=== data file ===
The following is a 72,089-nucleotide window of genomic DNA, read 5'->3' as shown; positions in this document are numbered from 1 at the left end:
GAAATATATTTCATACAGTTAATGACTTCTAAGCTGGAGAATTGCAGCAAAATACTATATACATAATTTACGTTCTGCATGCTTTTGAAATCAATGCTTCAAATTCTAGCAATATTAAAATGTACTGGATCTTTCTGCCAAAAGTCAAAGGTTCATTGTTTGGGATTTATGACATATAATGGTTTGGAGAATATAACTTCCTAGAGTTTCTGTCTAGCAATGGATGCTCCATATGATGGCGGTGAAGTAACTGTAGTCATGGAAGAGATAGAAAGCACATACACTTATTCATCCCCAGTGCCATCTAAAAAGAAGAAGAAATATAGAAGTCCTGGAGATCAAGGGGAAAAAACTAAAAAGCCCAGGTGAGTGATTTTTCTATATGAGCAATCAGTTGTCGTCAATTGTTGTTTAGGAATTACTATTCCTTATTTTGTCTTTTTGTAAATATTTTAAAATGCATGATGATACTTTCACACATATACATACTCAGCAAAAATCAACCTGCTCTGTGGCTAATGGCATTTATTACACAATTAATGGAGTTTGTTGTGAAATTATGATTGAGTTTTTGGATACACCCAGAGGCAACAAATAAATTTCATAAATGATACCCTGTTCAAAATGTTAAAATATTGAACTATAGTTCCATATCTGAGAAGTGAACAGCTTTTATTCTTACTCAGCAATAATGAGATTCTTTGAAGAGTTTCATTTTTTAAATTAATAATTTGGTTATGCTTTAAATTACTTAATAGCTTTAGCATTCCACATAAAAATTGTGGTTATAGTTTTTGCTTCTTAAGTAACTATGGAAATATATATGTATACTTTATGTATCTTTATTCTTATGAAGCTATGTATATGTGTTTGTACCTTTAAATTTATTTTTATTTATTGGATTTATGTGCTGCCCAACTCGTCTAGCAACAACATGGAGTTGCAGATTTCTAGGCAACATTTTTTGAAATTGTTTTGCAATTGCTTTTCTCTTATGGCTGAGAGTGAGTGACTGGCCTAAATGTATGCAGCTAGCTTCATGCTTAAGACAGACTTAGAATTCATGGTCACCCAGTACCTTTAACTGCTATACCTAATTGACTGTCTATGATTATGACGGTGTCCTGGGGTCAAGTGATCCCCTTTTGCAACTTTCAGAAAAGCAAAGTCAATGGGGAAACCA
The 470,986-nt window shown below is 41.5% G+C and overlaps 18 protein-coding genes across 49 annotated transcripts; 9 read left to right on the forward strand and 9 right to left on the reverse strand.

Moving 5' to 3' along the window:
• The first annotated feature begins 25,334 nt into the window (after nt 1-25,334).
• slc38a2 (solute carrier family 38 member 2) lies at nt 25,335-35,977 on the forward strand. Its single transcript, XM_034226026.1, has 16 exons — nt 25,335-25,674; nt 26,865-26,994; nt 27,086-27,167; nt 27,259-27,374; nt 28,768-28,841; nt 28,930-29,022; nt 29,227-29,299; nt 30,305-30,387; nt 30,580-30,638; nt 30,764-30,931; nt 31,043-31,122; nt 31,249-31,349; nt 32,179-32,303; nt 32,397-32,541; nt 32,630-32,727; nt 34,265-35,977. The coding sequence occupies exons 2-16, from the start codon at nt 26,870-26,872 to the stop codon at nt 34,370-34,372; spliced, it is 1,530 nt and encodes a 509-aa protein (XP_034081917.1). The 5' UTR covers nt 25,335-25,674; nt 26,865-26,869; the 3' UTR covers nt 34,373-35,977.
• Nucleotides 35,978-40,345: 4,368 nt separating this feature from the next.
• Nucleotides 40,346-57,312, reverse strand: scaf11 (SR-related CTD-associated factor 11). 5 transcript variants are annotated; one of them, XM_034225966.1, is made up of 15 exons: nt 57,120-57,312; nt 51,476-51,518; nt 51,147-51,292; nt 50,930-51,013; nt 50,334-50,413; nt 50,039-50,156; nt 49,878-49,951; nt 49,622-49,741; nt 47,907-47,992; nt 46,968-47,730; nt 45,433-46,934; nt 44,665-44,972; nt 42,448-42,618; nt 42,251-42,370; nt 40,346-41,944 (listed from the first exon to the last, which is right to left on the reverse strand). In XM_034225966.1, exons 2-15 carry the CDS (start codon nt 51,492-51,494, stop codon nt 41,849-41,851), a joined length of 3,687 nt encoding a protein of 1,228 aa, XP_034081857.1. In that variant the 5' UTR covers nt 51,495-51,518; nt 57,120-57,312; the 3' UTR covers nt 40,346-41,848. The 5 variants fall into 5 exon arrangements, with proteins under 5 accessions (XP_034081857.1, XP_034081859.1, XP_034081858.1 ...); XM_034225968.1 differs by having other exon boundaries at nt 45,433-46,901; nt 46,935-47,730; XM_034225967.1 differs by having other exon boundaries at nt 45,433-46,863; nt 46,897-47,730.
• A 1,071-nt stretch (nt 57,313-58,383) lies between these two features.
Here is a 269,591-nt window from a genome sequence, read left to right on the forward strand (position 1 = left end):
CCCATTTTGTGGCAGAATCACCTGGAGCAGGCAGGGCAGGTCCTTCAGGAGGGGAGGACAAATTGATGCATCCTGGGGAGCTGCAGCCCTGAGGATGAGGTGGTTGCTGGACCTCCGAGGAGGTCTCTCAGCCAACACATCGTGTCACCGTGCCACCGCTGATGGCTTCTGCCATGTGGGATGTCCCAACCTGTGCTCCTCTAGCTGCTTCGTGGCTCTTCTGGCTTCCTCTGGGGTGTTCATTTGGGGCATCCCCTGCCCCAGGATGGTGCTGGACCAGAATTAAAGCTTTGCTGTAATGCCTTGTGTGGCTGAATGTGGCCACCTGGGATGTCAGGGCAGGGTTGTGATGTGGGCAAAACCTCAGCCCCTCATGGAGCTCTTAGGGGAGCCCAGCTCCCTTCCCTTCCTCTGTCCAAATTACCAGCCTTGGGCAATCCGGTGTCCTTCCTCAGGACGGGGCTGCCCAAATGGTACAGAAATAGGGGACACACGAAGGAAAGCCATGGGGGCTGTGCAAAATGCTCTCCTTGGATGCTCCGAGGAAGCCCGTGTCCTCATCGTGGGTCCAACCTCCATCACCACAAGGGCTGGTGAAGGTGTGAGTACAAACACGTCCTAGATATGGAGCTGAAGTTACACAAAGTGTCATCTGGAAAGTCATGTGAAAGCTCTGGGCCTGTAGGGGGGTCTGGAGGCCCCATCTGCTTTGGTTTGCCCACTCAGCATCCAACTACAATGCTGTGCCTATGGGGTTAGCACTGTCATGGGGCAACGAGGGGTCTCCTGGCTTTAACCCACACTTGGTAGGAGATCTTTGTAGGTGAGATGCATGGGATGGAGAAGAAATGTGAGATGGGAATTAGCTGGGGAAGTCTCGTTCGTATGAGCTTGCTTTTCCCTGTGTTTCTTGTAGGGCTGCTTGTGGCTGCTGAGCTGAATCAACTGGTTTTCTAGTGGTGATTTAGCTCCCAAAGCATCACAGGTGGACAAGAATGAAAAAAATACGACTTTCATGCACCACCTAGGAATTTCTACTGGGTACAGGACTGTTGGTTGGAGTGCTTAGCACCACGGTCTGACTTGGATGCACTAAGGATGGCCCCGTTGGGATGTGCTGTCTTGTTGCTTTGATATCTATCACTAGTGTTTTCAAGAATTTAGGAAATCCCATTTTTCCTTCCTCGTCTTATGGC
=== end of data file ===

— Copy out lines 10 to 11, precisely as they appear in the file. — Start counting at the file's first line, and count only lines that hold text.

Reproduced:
Here is a 269,591-nt window from a genome sequence, read left to right on the forward strand (position 1 = left end):
CCCATTTTGTGGCAGAATCACCTGGAGCAGGCAGGGCAGGTCCTTCAGGAGGGGAGGACAAATTGATGCATCCTGGGGAGCTGCAGCCCTGAGGATGAGGTGGTTGCTGGACCTCCGAGGAGGTCTCTCAGCCAACACATCGTGTCACCGTGCCACCGCTGATGGCTTCTGCCATGTGGGATGTCCCAACCTGTGCTCCTCTAGCTGCTTCGTGGCTCTTCTGGCTTCCTCTGGGGTGTTCATTTGGGGCATCCCCTGCCCCAGGATGGTGCTGGACCAGAATTAAAGCTTTGCTGTAATGCCTTGTGTGGCTGAATGTGGCCACCTGGGATGTCAGGGCAGGGTTGTGATGTGGGCAAAACCTCAGCCCCTCATGGAGCTCTTAGGGGAGCCCAGCTCCCTTCCCTTCCTCTGTCCAAATTACCAGCCTTGGGCAATCCGGTGTCCTTCCTCAGGACGGGGCTGCCCAAATGGTACAGAAATAGGGGACACACGAAGGAAAGCCATGGGGGCTGTGCAAAATGCTCTCCTTGGATGCTCCGAGGAAGCCCGTGTCCTCATCGTGGGTCCAACCTCCATCACCACAAGGGCTGGTGAAGGTGTGAGTACAAACACGTCCTAGATATGGAGCTGAAGTTACACAAAGTGTCATCTGGAAAGTCATGTGAAAGCTCTGGGCCTGTAGGGGGGTCTGGAGGCCCCATCTGCTTTGGTTTGCCCACTCAGCATCCAACTACAATGCTGTGCCTATGGGGTTAGCACTGTCATGGGGCAACGAGGGGTCTCCTGGCTTTAACCCACACTTGGTAGGAGATCTTTGTAGGTGAGATGCATGGGATGGAGAAGAAATGTGAGATGGGAATTAGCTGGGGAAGTCTCGTTCGTATGAGCTTGCTTTTCCCTGTGTTTCTTGTAGGGCTGCTTGTGGCTGCTGAGCTGAATCAACTGGTTTTCTAGTGGTGATTTAGCTCCCAAAGCATCACAGGTGGACAAGAATGAAAAAAATACGACTTTCATGCACCACCTAGGAATTTCTACTGGGTACAGGACTGTTGGTTGGAGTGCTTAGCACCACGGTCTGACTTGGATGCACTAAGGATGGCCCCGTTGGGATGTGCTGTCTTGTTGCTTTGATATCTATCACTAGTGTTTTCAAGAATTTAGGAAATCCCATTTTTCCTTCCTCGTCTTATGGC